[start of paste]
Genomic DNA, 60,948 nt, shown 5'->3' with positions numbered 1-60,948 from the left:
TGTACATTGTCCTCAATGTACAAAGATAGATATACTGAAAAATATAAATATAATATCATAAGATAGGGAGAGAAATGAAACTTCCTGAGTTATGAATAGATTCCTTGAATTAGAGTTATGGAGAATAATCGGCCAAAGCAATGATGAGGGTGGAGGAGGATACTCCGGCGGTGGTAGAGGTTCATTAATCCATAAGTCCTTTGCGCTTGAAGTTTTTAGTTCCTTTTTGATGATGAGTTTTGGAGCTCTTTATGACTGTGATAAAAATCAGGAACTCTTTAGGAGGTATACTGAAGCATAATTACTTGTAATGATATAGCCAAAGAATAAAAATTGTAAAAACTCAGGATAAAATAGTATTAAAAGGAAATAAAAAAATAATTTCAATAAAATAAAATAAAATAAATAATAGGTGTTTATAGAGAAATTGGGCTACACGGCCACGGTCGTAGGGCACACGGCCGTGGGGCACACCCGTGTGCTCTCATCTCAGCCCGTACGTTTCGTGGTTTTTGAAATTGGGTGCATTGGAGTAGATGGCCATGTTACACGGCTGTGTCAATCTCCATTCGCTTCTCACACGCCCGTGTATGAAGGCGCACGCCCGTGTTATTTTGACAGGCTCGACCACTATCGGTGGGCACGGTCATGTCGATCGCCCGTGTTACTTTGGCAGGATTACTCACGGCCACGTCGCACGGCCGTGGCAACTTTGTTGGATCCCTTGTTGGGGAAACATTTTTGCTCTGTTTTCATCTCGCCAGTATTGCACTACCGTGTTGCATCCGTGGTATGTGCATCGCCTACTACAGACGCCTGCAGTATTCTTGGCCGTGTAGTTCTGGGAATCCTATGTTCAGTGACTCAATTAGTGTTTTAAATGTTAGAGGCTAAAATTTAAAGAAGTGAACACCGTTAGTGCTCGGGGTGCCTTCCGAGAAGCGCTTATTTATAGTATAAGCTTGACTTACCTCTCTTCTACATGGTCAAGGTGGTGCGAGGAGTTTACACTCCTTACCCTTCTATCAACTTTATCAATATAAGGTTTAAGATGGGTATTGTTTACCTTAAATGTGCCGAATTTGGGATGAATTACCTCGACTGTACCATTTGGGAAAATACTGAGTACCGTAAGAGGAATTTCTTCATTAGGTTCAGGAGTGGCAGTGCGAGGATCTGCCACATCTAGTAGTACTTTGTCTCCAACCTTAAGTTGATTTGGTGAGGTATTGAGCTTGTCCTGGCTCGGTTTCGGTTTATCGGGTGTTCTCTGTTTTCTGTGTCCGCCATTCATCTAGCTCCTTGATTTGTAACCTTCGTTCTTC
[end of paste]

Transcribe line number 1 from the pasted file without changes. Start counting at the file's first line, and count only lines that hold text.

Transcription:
Genomic DNA, 60,948 nt, shown 5'->3' with positions numbered 1-60,948 from the left: